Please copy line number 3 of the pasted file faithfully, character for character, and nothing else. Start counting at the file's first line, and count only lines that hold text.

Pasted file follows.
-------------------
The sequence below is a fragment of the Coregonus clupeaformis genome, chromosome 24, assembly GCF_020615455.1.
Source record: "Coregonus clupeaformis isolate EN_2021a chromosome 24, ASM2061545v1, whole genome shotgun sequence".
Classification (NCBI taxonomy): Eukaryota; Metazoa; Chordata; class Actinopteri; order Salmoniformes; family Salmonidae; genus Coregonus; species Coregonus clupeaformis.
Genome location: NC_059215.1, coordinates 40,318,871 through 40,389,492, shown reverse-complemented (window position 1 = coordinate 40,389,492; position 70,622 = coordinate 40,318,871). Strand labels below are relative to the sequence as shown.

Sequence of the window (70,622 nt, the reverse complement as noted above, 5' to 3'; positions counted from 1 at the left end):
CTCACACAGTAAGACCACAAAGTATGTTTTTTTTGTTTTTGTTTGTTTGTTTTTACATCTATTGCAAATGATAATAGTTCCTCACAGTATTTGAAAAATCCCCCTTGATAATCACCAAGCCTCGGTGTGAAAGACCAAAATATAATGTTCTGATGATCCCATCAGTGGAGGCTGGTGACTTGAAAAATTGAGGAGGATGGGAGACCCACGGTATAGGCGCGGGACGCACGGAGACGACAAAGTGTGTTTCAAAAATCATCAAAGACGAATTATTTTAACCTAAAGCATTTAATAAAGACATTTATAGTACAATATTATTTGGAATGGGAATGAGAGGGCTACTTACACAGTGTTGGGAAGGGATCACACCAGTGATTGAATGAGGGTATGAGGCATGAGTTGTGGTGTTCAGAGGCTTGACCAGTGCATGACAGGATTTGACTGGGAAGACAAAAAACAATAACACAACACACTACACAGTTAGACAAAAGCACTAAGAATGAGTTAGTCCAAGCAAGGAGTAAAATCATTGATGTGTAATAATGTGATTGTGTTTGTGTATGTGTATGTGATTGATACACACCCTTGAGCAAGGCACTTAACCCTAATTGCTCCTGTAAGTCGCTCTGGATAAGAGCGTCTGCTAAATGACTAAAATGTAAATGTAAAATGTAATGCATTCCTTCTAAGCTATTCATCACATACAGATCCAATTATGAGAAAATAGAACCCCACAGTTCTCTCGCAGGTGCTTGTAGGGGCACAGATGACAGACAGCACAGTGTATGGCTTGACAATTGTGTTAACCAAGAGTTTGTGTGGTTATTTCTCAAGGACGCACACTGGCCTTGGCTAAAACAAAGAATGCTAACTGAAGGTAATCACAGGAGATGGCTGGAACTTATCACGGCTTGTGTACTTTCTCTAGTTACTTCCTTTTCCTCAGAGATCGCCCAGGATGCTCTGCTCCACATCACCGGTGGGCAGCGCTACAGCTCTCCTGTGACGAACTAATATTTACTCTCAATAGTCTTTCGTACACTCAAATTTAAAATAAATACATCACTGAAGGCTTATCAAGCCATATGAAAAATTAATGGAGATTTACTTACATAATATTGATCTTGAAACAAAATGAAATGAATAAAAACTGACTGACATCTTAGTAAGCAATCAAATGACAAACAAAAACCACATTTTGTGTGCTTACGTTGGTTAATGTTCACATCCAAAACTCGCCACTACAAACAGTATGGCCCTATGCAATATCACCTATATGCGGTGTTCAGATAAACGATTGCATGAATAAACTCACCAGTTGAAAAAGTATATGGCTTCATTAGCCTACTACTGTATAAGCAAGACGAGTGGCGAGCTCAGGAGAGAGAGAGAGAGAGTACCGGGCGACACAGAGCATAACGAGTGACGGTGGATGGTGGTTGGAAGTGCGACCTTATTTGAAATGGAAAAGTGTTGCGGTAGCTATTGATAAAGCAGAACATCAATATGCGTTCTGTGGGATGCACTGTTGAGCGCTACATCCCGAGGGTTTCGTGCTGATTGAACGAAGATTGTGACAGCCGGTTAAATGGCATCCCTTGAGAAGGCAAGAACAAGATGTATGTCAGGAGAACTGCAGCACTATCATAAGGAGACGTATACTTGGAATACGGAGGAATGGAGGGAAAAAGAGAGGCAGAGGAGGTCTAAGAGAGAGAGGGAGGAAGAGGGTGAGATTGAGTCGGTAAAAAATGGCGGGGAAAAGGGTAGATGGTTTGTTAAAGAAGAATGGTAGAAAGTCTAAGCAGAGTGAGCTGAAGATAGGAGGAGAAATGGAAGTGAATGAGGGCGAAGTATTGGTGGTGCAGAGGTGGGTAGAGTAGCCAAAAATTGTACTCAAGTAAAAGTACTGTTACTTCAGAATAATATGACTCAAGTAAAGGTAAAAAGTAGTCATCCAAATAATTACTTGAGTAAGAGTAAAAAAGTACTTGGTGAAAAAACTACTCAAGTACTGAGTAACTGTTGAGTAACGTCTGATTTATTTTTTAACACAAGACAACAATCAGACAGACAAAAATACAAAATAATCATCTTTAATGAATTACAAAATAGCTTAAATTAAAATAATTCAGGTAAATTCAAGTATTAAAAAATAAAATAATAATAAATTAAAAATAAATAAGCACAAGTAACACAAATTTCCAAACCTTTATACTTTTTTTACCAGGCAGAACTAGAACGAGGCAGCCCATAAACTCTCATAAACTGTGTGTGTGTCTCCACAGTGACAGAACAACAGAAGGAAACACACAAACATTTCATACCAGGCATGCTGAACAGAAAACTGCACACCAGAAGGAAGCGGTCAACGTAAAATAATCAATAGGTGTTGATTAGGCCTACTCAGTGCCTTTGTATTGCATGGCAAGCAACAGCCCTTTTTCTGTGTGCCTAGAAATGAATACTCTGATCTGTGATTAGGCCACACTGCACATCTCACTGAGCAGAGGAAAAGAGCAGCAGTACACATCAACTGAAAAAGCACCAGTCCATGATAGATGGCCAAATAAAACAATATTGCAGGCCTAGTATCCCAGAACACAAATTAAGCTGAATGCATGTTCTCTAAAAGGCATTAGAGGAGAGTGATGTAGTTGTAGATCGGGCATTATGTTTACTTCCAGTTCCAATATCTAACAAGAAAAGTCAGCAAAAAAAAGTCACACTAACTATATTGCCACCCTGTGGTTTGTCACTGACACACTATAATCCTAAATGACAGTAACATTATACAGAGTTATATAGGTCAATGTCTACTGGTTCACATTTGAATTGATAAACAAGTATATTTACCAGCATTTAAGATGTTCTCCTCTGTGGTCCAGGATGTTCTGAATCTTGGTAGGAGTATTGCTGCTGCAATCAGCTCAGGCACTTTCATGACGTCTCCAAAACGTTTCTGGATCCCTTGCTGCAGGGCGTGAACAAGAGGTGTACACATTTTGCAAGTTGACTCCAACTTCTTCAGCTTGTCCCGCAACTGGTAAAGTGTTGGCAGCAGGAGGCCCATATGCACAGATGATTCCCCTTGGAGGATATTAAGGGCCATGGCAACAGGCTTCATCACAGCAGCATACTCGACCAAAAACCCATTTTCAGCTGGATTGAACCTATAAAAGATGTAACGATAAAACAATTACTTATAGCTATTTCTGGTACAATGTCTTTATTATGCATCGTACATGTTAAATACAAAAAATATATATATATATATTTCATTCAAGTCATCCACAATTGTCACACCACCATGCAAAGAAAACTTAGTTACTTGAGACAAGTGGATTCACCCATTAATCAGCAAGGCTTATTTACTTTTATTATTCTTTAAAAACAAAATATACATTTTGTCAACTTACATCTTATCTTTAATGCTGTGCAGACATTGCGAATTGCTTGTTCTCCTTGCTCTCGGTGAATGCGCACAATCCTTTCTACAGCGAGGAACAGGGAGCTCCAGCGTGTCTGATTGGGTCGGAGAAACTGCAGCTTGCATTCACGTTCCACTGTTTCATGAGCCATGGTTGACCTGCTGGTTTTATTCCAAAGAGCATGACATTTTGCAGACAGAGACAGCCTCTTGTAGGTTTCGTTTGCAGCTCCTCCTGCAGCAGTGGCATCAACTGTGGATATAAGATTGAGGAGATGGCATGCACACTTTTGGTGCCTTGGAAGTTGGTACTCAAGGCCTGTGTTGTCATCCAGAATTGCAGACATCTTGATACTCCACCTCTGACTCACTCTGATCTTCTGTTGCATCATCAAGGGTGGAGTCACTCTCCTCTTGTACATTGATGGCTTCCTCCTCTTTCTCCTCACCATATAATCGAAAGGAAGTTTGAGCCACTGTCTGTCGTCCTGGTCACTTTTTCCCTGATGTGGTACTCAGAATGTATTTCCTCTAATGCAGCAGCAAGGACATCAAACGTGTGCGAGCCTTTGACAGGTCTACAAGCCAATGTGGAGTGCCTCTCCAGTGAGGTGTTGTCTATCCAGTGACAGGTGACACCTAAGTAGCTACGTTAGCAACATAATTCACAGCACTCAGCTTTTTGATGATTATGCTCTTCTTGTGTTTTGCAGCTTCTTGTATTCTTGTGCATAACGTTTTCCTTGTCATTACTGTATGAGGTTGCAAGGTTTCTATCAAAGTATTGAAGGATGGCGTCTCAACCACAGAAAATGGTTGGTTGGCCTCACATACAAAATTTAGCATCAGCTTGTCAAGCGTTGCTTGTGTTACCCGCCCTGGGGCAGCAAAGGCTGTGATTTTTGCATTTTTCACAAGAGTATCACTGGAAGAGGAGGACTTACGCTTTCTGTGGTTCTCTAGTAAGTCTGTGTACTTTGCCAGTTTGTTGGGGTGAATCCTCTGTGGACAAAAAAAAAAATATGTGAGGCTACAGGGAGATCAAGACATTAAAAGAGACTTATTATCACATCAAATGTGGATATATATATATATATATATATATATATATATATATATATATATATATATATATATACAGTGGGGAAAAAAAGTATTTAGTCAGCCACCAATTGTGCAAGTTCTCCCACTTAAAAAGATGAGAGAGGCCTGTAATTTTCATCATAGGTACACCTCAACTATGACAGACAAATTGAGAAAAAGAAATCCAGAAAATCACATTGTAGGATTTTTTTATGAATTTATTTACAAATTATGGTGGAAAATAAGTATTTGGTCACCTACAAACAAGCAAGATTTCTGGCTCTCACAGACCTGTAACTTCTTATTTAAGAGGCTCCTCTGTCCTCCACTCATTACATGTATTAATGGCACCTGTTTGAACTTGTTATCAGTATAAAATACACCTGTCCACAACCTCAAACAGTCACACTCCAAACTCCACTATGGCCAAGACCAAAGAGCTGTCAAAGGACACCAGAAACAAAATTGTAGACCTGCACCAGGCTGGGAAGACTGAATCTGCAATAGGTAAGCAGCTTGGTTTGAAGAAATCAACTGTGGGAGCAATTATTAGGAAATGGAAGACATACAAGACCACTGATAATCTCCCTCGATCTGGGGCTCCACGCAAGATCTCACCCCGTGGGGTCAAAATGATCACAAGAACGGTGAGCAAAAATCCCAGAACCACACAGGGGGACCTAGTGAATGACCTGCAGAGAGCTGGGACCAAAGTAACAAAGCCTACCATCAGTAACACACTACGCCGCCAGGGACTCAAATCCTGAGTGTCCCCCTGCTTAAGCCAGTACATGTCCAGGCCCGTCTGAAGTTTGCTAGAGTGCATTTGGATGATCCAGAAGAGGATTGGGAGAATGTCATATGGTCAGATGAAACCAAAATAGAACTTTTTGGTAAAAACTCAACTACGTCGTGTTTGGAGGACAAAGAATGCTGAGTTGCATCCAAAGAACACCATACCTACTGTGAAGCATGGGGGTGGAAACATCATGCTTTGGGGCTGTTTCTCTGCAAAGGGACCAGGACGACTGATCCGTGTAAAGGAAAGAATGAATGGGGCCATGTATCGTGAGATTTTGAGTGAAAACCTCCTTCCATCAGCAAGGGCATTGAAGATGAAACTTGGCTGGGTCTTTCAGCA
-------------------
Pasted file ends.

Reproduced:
Classification (NCBI taxonomy): Eukaryota; Metazoa; Chordata; class Actinopteri; order Salmoniformes; family Salmonidae; genus Coregonus; species Coregonus clupeaformis.